Just letting the hair be, washing and moisturizing it (and the scalp) properly is all that is required for it to be healthy.  Please note that I said healthy...not grow.  Healthy hair will equate to growing hair but for goodness sake there is absolutely nothing wrong with short hair, there is nothing wrong with kinky hair, there is nothing wrong with relaxed hair, there is nothing wrong with natural hair.  It's just hair!  

“Occasionally moms try to do certain styles, such as braids and pigtails, that can actually damage the hair. Hair in young children is more sensitive, and sometimes little ones can get hair loss from hairstyles that pull too tightly or are in place for a long period of time,” says Dr. Muething.

Many disorders can result from manipulation of the hair (such as traction alopecia, in which tight braids or other hair styling can lead to hair loss at the sites of the greatest tension) or treatment with chemicals,” adds Dr. Paller. “Children should have simple styles and avoid excessive manipulation or treatments.” -source


I'm not saying that effort shouldn't be put in to properly groom a child before leaving the house, so people can take that argument elsewhere; what I'm saying is that children's hair doesn't have to be "in place" for it to be flourishing.  Besides, they are kids.  Madison's hair is usually out of place within an hour of styling because she's a toddler, she bothers it, she plays....she's a child!

I spend time, probably more than I should, affirming how pretty she is from head to toe, inside and out.  I make it a point to point out how pretty I think I am in front of her, how much I like my hair and her hair, how much I love my skin and her skin. I also pray about these things as well because, unfortunately, the world is such a cruel, cruel place and ignorance is real!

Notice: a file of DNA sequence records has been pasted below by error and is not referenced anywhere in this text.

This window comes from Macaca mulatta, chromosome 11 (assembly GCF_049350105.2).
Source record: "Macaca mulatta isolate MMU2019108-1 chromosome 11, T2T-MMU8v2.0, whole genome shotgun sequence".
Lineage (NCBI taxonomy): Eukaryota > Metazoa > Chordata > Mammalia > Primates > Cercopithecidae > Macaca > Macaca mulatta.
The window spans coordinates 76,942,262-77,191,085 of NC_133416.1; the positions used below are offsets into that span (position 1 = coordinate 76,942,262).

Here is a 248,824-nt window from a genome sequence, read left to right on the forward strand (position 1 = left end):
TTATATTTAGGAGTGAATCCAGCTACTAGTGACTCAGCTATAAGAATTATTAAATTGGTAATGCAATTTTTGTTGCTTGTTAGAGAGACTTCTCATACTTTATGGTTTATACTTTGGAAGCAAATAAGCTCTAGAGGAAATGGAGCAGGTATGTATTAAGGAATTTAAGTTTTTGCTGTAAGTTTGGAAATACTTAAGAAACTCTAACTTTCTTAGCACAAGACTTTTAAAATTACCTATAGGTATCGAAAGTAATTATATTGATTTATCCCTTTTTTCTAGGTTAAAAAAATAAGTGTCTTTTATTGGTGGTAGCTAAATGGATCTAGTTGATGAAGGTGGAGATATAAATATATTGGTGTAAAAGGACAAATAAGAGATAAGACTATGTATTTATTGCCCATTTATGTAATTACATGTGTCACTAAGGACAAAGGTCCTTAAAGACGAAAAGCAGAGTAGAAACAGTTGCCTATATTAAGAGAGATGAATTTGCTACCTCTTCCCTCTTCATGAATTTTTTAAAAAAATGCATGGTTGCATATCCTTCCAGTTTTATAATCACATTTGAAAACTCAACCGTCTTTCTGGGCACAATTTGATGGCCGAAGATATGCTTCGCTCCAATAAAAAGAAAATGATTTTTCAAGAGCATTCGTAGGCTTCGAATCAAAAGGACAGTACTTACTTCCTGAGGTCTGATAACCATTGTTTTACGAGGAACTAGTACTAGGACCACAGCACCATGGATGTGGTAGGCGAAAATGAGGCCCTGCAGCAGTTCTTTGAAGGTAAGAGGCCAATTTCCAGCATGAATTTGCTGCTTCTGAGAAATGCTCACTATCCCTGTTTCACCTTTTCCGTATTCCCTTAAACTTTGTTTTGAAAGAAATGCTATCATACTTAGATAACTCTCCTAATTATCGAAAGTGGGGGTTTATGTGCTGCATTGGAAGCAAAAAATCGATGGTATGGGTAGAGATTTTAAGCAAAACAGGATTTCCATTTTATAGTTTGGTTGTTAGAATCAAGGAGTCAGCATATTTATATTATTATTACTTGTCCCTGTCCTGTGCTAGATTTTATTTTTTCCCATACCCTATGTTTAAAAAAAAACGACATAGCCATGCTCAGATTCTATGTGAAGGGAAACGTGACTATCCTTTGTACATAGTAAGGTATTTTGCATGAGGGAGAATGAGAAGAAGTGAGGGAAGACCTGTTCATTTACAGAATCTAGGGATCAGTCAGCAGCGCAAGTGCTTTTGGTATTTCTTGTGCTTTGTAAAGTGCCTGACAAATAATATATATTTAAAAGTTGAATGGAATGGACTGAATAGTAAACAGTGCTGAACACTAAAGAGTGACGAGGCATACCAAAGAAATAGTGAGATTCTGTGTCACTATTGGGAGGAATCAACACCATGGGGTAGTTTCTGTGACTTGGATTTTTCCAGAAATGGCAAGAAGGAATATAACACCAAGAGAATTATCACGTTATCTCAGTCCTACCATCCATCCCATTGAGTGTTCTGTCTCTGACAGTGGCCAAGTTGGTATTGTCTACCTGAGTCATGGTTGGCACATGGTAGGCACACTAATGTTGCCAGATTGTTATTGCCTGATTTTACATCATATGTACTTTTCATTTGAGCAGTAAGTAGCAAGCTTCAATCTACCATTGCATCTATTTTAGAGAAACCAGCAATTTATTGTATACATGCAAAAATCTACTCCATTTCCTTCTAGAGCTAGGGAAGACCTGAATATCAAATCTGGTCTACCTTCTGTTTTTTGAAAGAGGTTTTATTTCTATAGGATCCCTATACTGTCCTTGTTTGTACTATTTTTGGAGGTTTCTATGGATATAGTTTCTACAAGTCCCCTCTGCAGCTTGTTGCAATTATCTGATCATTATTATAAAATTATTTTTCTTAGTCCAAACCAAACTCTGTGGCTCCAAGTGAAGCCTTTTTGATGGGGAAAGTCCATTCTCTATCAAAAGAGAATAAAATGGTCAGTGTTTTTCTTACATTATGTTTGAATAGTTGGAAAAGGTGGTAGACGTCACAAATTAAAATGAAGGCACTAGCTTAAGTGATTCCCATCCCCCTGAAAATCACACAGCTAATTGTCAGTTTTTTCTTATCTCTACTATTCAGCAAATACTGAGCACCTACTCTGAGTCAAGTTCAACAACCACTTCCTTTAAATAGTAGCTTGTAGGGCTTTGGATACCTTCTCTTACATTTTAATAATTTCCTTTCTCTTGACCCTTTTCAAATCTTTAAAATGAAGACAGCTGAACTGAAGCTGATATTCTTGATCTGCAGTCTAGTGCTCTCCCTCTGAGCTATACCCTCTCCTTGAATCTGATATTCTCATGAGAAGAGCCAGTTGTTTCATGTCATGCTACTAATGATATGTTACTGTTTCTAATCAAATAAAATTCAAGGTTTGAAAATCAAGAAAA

“The way we perceive and indoctrinate our beliefs about beauty is a legacy that gets passed down from family to family,” -Anita Majumdar


I cringe every time I hear, read about or see jokes about Beyonce's daughter's hair, and how others judge Beyonce for not "doing something to her hair" because I can relate so, so well.  The silliness is infuriating to say the least.  Obviously, Beyonce has the resources to maintain her daughter's hair to the highest degree, based on society's standard of "maintaining hair", but I'm almost certain that with the stylists she has in her camp she probably knows what I know about the manipulation of a toddler's hair.  So, she chooses to let it be and ignores the stupidity nasty comments about her child. A child! *rolls eyes*

I digress!

Ultimately, I implore you to take the time to read up on beauty politicspolitics of respectability and any of the other links I have scattered throughout this post!  They include an overwhelming amount of information but I hope that you take the time to do your own research and pull from multiple sources to draw your own conclusions.  

They say ignorance is bliss.  
I say ignorance is annoying!